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True Grit

February 20, 2011

True Grit (2010)
Directors: Ethan Coen, Joel Coen
Actors: Jeff Bridges, Hailee Steinfeld, Matt Damon

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Synopsis: A wilful young girl (Hailee Steinfeld) recruits a washed-up old cowboy (Jeff Bridges) to hunt down the killer of her father.

ReviewTrue Grit signifies the logical artistic and commercial maturation of the Coen brothers – a thirty year journey that has seen them move from their eccentric, ‘independent’ origins to the major players they now are on the Hollywood scene. That’s not to damn them, because they’ve generally been able to retain their authorial autonomy from within that system, and their work has remained identifiably distinctive, irrespective of the budget, stars and genre at their disposal. Thus, True Grit is exemplar of just how easy movie-making seems for the Coen brothers, and it’s a joy to see them churn out such a proficient and consummate picture from material tailor-made for them – a wry Western full of colourful characters and a strong revenge plot hook that masks deeper, more ‘universal’, themes underneath. As ever, Roger Deakins’ cinematography is impeccable, particularly in the latter section of the movie when the story really starts to spread out onto its canvas of the American Western. And the trademark ‘quirky’ dialogue is there too, particularly in the preternaturally mature and eloquent musings of Hailee Steinfield’s heroine (incidentally, it’s a tremendously assured and graceful performance from Steinfeld).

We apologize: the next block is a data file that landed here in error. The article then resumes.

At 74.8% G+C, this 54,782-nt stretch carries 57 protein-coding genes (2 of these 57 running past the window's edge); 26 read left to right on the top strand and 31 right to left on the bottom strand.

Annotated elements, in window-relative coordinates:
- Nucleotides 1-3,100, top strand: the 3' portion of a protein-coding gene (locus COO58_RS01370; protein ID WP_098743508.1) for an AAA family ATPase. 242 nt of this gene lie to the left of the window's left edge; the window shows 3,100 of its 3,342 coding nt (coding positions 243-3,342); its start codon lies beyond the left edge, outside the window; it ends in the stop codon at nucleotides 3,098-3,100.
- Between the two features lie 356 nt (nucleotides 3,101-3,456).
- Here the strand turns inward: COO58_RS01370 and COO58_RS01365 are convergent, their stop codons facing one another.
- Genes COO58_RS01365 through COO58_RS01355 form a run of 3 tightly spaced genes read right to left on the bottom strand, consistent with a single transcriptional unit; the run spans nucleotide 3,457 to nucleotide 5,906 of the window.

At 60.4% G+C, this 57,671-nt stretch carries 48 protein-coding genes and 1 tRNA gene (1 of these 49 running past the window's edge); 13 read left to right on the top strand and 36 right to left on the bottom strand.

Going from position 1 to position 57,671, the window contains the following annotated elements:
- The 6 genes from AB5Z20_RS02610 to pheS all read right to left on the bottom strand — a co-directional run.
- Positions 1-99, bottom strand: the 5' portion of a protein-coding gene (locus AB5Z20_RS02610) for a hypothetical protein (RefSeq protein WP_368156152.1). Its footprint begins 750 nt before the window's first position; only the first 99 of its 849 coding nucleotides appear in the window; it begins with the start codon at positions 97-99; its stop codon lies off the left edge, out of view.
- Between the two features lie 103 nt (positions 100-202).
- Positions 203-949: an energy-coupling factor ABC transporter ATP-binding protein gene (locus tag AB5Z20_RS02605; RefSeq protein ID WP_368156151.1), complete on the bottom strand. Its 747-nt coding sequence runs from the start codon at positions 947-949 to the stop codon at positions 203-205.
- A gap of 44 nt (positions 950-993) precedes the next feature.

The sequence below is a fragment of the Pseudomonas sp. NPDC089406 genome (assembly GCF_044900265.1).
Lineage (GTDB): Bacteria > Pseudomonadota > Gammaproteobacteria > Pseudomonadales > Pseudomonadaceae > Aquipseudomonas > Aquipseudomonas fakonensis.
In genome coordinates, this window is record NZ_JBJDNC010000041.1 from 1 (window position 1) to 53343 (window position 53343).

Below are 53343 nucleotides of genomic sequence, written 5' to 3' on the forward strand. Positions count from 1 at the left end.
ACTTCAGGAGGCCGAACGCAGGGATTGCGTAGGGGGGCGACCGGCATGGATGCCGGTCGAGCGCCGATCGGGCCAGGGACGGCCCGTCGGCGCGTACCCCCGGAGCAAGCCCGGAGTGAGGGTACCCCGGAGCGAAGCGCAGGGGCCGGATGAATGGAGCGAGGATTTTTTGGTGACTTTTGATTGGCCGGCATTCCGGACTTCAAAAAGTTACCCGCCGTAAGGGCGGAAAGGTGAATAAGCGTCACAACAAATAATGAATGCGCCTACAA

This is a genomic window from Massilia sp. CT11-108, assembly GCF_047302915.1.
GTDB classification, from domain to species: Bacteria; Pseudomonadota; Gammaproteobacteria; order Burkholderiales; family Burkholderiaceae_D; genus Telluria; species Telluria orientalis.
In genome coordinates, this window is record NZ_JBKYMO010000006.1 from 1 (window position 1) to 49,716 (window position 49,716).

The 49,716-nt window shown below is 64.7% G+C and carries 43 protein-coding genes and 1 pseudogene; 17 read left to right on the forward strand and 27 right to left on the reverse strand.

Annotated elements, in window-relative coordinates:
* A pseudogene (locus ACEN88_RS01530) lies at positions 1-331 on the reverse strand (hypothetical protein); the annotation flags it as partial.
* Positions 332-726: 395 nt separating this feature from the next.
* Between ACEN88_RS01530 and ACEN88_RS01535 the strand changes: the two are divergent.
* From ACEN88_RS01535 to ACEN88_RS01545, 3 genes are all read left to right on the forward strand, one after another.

This love of the idiosyncracies of language and their motley array of characters does seem to occupy the Coens more than the meandering story of True Grit at times, but very suddenly in the last-third, those plot mechanics come in to play, and the Coens are absolute dab hands at drawing together all the emotional and thematic arcs of the film to a satisfying conclusion. Especially memorable is when Bridges’ character races Steinfeld back to safety, conjuring a surreal horseback sequence that pays homage to the weirdness and rawness of the old West (there’s even something of The Night of the Hunter about it). Even if ultimately the Coens are losing a slight air of ‘freshness’ and the capacity to genuinely surprise their audience, at least we can take succour from the knowledge that they will be making charming and quality little genre exercises like this for some time yet. (February 2011)

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